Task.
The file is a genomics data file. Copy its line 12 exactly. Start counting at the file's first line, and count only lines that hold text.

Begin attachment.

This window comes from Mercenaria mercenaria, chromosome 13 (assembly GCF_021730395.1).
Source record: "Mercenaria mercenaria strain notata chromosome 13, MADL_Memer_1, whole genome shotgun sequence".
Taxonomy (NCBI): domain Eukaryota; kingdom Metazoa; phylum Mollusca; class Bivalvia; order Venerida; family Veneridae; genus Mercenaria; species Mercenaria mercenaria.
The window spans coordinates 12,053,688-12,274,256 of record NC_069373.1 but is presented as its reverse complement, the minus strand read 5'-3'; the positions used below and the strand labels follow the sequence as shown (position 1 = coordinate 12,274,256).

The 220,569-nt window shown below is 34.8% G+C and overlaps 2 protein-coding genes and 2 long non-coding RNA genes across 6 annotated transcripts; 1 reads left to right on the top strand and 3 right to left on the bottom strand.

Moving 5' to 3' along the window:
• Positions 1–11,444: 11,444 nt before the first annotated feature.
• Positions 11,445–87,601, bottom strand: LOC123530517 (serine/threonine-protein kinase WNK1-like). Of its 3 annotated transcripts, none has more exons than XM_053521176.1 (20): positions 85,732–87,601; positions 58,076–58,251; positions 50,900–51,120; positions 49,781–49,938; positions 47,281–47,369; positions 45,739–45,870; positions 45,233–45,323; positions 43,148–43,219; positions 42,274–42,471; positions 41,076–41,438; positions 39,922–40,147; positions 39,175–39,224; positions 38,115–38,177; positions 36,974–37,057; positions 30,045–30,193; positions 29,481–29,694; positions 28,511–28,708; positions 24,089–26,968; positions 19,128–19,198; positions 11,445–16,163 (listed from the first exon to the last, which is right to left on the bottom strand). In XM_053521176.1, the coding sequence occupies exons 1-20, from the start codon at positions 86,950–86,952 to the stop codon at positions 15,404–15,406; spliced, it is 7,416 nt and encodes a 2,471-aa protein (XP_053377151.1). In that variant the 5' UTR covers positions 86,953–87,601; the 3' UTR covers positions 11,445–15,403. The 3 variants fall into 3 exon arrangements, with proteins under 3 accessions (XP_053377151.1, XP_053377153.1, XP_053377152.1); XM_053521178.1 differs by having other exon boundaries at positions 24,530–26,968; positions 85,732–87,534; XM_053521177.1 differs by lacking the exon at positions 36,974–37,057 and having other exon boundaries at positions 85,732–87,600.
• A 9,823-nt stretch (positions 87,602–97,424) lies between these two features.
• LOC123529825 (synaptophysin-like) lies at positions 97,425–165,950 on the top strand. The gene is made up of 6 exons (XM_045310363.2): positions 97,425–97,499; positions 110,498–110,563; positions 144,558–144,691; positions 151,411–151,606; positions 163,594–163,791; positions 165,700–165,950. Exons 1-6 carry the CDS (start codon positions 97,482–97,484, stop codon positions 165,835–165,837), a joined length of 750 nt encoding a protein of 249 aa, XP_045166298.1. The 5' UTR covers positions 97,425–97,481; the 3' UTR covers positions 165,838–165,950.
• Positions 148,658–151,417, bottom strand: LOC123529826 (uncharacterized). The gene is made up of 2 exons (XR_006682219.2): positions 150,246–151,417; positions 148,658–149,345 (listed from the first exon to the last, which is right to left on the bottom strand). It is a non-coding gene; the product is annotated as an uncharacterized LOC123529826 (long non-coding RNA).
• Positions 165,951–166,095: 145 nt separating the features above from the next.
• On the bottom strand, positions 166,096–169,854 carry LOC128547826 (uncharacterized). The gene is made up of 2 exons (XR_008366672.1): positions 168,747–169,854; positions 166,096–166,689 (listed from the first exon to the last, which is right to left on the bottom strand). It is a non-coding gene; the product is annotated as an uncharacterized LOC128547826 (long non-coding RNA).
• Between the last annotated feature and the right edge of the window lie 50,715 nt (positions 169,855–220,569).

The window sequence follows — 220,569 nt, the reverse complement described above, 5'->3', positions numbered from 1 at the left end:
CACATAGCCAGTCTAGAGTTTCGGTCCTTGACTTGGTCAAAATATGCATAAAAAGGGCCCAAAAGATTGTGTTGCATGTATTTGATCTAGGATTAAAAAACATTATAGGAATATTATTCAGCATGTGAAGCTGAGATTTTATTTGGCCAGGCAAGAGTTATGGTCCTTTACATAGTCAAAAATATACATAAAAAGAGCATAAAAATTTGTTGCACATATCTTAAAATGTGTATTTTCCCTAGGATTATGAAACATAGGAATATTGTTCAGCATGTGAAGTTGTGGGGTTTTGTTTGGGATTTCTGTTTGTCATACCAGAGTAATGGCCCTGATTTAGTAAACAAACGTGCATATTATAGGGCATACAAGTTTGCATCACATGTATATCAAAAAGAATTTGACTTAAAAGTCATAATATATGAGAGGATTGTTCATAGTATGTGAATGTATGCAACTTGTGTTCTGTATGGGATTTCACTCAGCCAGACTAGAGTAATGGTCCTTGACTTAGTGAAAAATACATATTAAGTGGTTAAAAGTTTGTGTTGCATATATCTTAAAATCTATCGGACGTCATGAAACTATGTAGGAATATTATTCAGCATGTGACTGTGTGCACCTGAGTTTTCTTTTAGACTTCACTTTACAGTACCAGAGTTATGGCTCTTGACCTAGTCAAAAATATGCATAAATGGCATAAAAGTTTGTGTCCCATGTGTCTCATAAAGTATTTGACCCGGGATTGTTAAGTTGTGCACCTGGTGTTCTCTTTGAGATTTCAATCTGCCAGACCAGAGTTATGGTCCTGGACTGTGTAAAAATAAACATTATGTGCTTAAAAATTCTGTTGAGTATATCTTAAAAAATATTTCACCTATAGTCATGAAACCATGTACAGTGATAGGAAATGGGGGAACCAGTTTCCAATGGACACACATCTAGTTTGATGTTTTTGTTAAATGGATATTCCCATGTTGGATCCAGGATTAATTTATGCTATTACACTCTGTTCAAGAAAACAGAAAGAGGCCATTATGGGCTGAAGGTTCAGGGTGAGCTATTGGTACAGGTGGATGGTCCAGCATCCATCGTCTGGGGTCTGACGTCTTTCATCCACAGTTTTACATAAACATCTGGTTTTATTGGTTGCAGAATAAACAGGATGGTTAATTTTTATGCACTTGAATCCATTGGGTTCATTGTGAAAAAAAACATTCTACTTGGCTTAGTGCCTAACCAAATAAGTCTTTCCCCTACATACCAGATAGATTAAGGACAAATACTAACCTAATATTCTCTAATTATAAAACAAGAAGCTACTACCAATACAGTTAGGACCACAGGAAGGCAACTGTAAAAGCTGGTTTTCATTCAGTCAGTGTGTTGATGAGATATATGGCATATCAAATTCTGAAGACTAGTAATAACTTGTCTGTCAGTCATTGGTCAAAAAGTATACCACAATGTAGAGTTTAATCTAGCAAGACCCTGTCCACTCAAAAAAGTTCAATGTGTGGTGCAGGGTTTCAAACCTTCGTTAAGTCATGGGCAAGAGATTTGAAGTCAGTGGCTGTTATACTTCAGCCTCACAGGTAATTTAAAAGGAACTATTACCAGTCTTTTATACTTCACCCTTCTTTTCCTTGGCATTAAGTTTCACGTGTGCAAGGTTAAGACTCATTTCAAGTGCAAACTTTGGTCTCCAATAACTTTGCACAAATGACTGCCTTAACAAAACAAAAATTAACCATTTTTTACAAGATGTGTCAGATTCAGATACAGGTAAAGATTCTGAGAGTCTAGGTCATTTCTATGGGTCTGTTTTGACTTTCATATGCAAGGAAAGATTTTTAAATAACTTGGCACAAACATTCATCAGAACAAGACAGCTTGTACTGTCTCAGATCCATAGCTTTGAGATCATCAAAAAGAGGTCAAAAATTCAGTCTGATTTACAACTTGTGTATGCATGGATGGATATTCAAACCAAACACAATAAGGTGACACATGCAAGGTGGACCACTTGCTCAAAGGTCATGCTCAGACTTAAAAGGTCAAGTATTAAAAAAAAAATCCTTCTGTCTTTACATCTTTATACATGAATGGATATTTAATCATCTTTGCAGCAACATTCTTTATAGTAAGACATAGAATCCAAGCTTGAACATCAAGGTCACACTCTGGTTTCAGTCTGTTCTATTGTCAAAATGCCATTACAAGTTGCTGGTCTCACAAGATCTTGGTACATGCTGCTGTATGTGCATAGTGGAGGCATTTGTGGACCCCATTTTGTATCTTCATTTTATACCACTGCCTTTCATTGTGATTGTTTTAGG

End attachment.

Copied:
• Positions 165,951–166,095: 145 nt separating the features above from the next.